Connections for Success



What to do When Raising Menu Prices is the Only Option
James Pellino

From the new Health Care Reform Act to this past year’s polar vortex, restaurateurs have recently faced a plethora of challenges. The restaurant business has always been known as one of the most difficult industries with margins that are relatively lower than other industries, leaving very little room for error.

In addition to the aforementioned challenges, another problem restaurateurs have run into this past year is the dramatic increase in food costs. Combined, these additional expenses have put more pressure on an industry with already-thin margins. Tainted produce and meat have caused prices to be at an all time high for some products. Cheese, eggs, whey, butter, beef and pork costs are at least 15% higher than a year ago. Some experts expect commodity prices to increase an additional 3% by the end of the year. In order to ensure ample margins, restaurants must look to strategies to alleviate these additional costs.

Some restaurants have been trying to mitigate these rising food costs by revamping their menus. By incorporating lower cost ingredients into their menu options, restaurants can often reduce food costs while providing a new dish that may not have otherwise been available to their customers. Having fresh, new items not only entices regular customers to dine more often, but also attracts new customers who are looking for to enjoy unique cuisine.

However, many restaurants – including big chain restaurants – have reached a point where there is no other option but to raise menu prices. It is estimated that 93% of chain restaurants plan on raising their prices in the second half of 2014. If you find yourself running out of options like the majority of the chain restaurants, keep a few things in mind when raising menu prices. First, you are not the only one doing it. Customers can certainly be price sensitive, but the increase in food costs is not only affecting you, it is affecting other restaurants as well.  Second, if you do raise your prices, try to highlight the value customers are getting by promoting any premium ingredients that are in the menu item. Work with your wait staff to develop appealing descriptions to highlight the uniqueness of entrées. Finally, look for ways to creatively promote the use of unique ingredients and entrees on social media to drive interest. Customers are always looking for the next “new” trend in dining.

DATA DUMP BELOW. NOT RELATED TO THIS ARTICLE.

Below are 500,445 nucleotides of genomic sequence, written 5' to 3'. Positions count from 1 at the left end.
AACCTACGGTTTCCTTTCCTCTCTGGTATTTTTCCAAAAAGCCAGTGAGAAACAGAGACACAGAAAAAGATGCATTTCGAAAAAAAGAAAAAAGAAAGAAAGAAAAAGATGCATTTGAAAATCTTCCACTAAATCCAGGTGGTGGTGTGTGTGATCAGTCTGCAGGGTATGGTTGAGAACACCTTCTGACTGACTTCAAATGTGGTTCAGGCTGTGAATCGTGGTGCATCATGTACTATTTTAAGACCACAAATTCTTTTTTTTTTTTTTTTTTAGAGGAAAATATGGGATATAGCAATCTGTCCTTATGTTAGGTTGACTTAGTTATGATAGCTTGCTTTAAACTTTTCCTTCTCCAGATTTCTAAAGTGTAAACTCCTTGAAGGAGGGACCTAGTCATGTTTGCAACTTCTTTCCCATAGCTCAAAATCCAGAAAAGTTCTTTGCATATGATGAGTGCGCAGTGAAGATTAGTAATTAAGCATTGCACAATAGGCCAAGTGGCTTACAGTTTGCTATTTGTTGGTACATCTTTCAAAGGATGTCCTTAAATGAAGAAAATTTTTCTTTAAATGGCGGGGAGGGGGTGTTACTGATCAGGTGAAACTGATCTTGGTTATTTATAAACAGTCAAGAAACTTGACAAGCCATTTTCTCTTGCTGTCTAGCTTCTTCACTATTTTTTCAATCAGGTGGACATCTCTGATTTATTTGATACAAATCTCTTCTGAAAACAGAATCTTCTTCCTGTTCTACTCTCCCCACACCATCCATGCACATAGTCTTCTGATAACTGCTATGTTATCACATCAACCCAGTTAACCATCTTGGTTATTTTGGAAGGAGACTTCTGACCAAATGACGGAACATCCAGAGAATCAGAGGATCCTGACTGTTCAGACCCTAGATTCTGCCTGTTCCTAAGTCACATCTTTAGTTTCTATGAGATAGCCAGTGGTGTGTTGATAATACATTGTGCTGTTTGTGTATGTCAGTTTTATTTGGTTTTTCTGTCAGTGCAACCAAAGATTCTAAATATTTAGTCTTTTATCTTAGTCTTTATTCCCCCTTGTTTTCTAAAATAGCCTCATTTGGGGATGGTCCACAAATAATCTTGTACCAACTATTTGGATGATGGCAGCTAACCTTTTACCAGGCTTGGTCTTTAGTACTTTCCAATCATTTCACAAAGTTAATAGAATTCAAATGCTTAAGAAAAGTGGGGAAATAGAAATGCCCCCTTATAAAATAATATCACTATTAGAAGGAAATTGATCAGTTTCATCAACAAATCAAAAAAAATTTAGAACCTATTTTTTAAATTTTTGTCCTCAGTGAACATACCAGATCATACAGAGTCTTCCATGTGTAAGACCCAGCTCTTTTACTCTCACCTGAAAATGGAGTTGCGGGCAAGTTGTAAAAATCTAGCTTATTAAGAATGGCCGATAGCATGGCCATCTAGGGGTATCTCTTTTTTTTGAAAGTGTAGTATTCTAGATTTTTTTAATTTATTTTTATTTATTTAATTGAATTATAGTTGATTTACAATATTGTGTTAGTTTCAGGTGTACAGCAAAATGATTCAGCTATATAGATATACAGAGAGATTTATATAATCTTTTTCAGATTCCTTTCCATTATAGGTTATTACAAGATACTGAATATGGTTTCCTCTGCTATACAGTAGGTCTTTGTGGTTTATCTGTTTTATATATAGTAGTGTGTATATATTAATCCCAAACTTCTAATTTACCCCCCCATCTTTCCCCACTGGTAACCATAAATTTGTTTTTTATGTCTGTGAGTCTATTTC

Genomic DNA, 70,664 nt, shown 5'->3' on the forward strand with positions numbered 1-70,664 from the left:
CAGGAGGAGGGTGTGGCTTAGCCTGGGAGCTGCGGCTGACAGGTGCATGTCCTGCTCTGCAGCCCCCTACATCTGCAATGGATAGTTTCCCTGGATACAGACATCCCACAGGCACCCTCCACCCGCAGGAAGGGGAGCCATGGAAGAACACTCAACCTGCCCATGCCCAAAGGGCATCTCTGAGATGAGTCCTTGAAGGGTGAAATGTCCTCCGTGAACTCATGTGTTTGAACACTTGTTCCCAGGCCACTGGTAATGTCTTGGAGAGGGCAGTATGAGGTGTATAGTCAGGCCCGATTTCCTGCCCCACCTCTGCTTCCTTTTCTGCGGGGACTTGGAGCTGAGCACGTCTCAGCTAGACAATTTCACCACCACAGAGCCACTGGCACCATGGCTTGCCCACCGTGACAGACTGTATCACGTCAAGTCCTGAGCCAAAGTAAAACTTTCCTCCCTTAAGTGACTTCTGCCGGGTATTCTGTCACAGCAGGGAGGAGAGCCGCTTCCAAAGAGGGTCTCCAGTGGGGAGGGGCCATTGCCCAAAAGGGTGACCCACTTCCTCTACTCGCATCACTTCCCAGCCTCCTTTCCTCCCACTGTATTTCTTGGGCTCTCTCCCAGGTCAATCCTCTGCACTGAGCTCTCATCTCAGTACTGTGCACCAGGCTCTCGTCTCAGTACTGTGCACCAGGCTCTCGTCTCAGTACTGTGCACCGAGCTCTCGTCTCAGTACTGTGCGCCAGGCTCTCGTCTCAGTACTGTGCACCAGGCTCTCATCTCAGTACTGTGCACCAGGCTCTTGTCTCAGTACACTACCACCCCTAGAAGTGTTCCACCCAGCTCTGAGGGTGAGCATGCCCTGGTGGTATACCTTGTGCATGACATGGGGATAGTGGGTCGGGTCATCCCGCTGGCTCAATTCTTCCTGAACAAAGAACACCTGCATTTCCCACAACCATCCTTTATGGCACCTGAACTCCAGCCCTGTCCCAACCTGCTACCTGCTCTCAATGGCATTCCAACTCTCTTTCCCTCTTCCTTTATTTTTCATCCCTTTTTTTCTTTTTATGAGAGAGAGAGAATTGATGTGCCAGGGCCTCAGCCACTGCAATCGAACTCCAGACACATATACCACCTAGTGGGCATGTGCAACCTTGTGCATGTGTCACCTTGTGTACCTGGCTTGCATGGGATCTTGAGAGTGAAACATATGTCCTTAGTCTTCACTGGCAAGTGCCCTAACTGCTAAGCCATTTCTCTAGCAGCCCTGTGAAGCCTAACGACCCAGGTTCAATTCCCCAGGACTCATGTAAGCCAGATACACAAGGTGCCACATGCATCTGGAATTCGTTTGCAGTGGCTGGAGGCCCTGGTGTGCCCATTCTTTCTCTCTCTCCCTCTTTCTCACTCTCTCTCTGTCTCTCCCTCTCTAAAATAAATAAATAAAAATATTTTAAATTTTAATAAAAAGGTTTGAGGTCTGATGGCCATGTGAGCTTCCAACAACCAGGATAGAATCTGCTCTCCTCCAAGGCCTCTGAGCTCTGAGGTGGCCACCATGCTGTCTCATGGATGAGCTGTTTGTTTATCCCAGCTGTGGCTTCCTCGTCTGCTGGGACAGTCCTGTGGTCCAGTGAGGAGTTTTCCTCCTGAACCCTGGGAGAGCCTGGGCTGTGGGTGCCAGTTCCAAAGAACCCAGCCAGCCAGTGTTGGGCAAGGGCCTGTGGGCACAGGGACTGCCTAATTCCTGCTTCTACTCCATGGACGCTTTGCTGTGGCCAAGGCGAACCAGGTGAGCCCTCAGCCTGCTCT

High food costs are expected to remain in place throughout 2014. It is important for restaurateurs to carefully track their food costs and be proactive in coming up with a plan to mitigate any adverse effects to their bottom line. If you have any questions regarding food costs and menu planning, please contact me at [email protected] or call him at 312.670.7444.

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